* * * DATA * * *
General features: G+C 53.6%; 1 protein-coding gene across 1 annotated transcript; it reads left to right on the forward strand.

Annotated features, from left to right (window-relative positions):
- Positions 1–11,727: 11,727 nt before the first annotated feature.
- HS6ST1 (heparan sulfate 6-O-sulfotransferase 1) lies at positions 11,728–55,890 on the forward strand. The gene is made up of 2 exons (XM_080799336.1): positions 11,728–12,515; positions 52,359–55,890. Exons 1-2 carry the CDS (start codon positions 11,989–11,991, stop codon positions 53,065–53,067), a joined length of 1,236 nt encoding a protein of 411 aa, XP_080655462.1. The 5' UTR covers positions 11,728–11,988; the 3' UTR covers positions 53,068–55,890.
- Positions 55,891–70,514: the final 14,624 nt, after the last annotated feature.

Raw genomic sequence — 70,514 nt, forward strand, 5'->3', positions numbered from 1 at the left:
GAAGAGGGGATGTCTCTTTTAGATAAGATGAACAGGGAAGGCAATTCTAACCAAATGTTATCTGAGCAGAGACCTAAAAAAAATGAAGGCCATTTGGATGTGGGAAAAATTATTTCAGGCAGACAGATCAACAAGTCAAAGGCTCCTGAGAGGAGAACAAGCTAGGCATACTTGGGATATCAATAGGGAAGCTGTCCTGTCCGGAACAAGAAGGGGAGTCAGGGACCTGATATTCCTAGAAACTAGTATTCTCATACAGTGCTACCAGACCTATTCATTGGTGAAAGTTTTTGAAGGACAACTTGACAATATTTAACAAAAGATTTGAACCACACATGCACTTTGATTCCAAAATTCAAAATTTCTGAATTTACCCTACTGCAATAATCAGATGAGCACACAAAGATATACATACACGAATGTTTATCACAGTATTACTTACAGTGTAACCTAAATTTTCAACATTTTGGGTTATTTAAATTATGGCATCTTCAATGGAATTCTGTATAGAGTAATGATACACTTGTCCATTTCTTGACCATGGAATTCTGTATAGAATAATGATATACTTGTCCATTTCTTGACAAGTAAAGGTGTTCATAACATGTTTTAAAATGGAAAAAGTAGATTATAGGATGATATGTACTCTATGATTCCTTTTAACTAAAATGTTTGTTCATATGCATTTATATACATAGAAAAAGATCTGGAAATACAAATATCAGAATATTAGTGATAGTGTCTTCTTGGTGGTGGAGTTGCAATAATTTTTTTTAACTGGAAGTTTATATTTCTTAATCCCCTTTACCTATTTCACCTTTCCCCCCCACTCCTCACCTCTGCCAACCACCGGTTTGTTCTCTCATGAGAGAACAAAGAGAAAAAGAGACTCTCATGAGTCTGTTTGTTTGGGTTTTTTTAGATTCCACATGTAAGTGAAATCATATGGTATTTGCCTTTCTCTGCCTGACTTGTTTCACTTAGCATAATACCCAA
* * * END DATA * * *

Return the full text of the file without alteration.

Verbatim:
General features: G+C 53.6%; 1 protein-coding gene across 1 annotated transcript; it reads left to right on the forward strand.

Annotated features, from left to right (window-relative positions):
- Positions 1–11,727: 11,727 nt before the first annotated feature.
- HS6ST1 (heparan sulfate 6-O-sulfotransferase 1) lies at positions 11,728–55,890 on the forward strand. The gene is made up of 2 exons (XM_080799336.1): positions 11,728–12,515; positions 52,359–55,890. Exons 1-2 carry the CDS (start codon positions 11,989–11,991, stop codon positions 53,065–53,067), a joined length of 1,236 nt encoding a protein of 411 aa, XP_080655462.1. The 5' UTR covers positions 11,728–11,988; the 3' UTR covers positions 53,068–55,890.
- Positions 55,891–70,514: the final 14,624 nt, after the last annotated feature.

Raw genomic sequence — 70,514 nt, forward strand, 5'->3', positions numbered from 1 at the left:
GAAGAGGGGATGTCTCTTTTAGATAAGATGAACAGGGAAGGCAATTCTAACCAAATGTTATCTGAGCAGAGACCTAAAAAAAATGAAGGCCATTTGGATGTGGGAAAAATTATTTCAGGCAGACAGATCAACAAGTCAAAGGCTCCTGAGAGGAGAACAAGCTAGGCATACTTGGGATATCAATAGGGAAGCTGTCCTGTCCGGAACAAGAAGGGGAGTCAGGGACCTGATATTCCTAGAAACTAGTATTCTCATACAGTGCTACCAGACCTATTCATTGGTGAAAGTTTTTGAAGGACAACTTGACAATATTTAACAAAAGATTTGAACCACACATGCACTTTGATTCCAAAATTCAAAATTTCTGAATTTACCCTACTGCAATAATCAGATGAGCACACAAAGATATACATACACGAATGTTTATCACAGTATTACTTACAGTGTAACCTAAATTTTCAACATTTTGGGTTATTTAAATTATGGCATCTTCAATGGAATTCTGTATAGAGTAATGATACACTTGTCCATTTCTTGACCATGGAATTCTGTATAGAATAATGATATACTTGTCCATTTCTTGACAAGTAAAGGTGTTCATAACATGTTTTAAAATGGAAAAAGTAGATTATAGGATGATATGTACTCTATGATTCCTTTTAACTAAAATGTTTGTTCATATGCATTTATATACATAGAAAAAGATCTGGAAATACAAATATCAGAATATTAGTGATAGTGTCTTCTTGGTGGTGGAGTTGCAATAATTTTTTTTAACTGGAAGTTTATATTTCTTAATCCCCTTTACCTATTTCACCTTTCCCCCCCACTCCTCACCTCTGCCAACCACCGGTTTGTTCTCTCATGAGAGAACAAAGAGAAAAAGAGACTCTCATGAGTCTGTTTGTTTGGGTTTTTTTAGATTCCACATGTAAGTGAAATCATATGGTATTTGCCTTTCTCTGCCTGACTTGTTTCACTTAGCATAATACCCAA